A major milestone in the history of HIV is underway and may forever change the face of the disease.
A decision by donors and the government to downgrade its emergency status indicates that HIV/Aids is no longer the ‘favourite’ disease.
“HIV is just like any other disease. We now have the knowledge about it, we have the drugs, and nearly everybody knows about it so we are going to treat it alongside the other diseases,” National Aids and STD Control Programme official Martin Sirengo said last March.
This statement was the first major indication that HIV would no longer be given first priority.
This statement was, however, harshly criticised by more than 24 civil society groups, which demanded a retraction from the government. The demand has not been honoured.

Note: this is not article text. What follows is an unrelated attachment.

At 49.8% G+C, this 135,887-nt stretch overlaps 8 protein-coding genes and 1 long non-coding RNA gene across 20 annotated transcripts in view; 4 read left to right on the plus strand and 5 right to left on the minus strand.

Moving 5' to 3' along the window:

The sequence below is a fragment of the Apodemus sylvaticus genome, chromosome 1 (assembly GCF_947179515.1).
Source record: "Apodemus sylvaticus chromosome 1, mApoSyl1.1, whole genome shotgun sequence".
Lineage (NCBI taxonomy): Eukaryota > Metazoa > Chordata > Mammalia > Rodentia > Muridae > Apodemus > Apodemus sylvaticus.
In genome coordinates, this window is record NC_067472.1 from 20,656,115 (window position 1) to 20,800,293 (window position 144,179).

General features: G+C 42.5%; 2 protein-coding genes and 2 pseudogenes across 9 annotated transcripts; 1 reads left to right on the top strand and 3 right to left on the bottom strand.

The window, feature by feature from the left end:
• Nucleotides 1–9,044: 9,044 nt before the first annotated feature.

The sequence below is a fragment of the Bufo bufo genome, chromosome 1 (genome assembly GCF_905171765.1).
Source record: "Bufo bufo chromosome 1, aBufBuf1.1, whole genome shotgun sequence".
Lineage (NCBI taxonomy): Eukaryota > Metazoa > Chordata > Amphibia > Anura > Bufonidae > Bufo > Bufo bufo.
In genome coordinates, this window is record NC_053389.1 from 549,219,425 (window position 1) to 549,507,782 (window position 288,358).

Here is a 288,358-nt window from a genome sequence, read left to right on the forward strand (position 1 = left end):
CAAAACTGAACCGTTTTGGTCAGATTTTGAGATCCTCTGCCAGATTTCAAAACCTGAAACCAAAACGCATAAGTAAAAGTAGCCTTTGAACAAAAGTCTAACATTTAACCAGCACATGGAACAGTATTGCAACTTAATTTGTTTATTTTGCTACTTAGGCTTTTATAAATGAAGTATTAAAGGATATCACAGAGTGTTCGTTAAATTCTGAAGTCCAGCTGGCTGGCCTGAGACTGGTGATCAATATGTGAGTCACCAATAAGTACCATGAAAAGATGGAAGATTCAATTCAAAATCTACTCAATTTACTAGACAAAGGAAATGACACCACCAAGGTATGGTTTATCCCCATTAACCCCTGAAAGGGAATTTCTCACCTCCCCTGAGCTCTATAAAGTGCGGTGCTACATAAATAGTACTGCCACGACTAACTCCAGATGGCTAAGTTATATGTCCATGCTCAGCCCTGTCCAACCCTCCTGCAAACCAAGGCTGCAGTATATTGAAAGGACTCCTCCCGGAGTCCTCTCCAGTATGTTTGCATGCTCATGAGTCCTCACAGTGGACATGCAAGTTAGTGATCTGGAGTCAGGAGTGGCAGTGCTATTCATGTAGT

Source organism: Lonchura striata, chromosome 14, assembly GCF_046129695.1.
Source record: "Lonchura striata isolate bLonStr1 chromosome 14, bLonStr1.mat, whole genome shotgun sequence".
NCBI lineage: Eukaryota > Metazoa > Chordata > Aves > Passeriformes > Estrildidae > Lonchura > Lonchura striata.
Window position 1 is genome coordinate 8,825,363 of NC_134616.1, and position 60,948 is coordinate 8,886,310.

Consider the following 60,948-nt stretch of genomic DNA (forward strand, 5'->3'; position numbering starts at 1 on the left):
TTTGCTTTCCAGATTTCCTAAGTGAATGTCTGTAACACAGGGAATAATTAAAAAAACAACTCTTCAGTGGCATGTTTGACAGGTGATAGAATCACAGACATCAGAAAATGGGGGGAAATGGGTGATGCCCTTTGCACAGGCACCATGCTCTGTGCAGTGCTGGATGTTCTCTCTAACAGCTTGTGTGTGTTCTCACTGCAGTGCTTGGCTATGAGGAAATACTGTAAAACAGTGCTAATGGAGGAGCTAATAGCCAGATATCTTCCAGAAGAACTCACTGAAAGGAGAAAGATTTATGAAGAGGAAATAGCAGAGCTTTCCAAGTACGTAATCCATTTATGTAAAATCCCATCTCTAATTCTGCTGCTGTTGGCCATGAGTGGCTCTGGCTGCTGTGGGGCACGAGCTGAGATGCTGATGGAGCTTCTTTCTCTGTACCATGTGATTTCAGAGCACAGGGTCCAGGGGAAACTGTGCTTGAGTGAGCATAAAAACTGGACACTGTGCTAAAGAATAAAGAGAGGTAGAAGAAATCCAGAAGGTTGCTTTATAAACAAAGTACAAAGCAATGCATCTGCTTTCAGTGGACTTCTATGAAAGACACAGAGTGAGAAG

“The move to downgrade HIV is not accidental; it has been well-thought out especially by the donors, and any efforts to fight it may not go far. Prudent civil groups must plan their next move,” says Ms Evelyn Kibuchi of the Kenya Aids NGOs Consortium.
The emergency status was declared by retired President Moi in 1998, but the government and donors have adopted a new policy called ‘integration’.
“Integration is the way to go because it makes logistical and economic sense,” Public Health and Sanitation Minister Beth Mugo told a regional meeting in Mombasa in November last year.